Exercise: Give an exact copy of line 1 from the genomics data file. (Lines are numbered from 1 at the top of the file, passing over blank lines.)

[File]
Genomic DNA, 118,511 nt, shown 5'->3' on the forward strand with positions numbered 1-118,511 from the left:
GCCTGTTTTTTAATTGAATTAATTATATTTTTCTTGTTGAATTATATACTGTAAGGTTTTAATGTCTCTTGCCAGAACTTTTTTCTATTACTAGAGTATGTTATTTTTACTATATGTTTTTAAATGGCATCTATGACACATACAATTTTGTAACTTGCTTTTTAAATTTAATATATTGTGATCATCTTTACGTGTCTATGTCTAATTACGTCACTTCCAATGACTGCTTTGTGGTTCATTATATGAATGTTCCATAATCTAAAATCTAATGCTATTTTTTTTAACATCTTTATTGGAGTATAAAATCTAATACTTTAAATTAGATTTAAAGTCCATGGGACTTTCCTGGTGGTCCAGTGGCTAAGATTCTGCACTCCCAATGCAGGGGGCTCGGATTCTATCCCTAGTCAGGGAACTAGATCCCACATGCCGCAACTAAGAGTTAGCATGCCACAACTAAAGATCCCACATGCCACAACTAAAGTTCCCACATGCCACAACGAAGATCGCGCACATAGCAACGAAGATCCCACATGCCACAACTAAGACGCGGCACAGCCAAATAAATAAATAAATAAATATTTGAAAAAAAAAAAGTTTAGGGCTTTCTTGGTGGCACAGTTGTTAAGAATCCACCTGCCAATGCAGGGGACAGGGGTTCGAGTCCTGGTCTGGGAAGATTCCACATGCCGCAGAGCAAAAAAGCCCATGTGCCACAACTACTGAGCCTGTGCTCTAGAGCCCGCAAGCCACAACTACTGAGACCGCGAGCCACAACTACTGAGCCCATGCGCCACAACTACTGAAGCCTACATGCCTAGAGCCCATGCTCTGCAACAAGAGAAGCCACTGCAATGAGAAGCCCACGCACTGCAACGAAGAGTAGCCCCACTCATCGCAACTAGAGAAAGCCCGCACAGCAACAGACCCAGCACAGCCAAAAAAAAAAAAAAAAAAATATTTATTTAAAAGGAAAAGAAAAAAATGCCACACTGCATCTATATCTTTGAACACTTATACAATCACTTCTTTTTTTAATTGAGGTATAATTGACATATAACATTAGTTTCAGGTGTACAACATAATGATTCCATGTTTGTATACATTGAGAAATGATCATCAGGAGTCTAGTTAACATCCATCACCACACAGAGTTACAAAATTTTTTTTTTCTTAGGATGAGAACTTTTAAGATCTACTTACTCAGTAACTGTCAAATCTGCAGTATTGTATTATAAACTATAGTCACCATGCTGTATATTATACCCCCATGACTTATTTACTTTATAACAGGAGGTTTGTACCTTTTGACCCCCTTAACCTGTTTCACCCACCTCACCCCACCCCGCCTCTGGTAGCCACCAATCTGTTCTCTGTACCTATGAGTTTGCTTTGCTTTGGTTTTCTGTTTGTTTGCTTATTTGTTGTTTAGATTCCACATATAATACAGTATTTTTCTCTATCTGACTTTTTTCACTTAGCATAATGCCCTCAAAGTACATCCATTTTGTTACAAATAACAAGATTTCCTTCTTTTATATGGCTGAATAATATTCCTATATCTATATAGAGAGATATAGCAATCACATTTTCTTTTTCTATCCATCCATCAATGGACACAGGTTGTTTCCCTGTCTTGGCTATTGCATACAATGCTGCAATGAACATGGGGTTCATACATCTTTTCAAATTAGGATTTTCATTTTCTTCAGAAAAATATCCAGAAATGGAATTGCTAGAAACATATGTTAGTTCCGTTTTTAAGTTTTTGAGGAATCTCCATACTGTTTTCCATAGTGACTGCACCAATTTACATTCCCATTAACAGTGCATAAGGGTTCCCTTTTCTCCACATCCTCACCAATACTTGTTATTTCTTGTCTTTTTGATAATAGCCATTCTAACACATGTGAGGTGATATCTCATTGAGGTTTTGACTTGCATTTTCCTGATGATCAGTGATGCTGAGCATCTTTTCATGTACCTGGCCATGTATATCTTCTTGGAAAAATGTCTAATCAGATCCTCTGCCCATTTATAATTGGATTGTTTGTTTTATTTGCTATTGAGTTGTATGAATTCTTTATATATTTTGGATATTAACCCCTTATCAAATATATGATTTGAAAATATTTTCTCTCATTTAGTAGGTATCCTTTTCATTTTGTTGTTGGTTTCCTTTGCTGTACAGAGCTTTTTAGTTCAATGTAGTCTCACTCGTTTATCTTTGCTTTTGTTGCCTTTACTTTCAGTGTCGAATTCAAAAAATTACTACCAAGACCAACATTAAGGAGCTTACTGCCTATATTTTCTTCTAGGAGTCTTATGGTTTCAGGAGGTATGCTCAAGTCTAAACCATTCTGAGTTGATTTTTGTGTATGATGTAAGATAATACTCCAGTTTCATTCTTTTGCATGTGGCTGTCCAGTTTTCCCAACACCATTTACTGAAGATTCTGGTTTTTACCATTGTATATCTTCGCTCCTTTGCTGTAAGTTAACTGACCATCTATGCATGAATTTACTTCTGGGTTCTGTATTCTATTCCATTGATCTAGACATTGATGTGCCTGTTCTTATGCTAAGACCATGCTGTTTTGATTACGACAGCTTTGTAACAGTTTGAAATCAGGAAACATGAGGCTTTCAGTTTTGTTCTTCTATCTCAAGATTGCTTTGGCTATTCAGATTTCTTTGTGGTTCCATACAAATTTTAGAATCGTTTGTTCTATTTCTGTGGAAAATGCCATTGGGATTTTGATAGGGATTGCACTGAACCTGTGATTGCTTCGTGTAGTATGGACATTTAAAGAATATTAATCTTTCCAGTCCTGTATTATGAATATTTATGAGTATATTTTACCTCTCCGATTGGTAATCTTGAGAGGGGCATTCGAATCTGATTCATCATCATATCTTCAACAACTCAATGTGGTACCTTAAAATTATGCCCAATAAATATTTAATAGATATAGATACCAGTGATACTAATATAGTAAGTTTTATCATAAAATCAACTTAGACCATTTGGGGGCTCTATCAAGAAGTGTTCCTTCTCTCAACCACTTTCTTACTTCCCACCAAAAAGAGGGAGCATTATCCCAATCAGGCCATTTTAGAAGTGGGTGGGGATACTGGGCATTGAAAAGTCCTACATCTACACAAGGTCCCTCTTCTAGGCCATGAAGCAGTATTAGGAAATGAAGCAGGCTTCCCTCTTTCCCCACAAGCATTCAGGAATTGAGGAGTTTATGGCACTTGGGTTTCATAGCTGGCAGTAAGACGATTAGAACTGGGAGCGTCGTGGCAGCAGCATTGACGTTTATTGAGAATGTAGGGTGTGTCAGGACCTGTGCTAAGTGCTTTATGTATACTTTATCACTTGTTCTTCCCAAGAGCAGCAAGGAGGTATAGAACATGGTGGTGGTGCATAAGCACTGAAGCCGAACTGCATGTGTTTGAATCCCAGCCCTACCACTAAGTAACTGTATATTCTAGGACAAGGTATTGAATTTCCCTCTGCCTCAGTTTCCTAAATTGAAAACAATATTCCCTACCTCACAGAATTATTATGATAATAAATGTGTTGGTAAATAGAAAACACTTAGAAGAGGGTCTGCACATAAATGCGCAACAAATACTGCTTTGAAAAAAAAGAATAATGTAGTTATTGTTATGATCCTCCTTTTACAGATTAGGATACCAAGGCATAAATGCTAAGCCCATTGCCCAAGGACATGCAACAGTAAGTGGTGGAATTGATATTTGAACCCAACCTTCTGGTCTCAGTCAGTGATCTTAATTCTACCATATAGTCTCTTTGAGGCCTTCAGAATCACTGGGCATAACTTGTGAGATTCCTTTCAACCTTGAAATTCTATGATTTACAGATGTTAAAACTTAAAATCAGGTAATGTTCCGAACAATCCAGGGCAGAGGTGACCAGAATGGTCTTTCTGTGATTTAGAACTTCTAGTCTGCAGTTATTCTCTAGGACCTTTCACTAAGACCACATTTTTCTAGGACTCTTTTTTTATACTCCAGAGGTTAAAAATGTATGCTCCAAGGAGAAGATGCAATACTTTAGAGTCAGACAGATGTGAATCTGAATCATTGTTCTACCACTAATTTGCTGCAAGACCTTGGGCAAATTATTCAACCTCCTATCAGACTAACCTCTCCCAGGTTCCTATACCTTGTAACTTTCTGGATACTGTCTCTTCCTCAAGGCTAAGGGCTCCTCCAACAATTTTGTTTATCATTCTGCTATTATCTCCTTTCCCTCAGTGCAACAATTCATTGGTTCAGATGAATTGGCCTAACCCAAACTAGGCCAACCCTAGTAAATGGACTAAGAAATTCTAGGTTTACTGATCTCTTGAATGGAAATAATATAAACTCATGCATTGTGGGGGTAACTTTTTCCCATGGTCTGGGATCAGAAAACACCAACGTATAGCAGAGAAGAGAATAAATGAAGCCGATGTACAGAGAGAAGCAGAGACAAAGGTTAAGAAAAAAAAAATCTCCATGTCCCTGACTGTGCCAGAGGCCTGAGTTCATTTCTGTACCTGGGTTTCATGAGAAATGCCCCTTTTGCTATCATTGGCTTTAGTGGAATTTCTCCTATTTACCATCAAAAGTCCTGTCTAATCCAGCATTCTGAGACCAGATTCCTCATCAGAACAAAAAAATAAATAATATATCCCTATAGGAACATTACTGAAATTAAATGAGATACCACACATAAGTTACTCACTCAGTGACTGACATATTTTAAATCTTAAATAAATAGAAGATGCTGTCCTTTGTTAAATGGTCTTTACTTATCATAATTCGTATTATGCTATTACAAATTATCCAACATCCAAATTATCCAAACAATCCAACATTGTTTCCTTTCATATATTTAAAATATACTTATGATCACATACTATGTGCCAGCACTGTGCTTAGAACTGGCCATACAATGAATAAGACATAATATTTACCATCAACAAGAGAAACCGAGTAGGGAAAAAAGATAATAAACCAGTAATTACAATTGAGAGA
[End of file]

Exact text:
Genomic DNA, 118,511 nt, shown 5'->3' on the forward strand with positions numbered 1-118,511 from the left: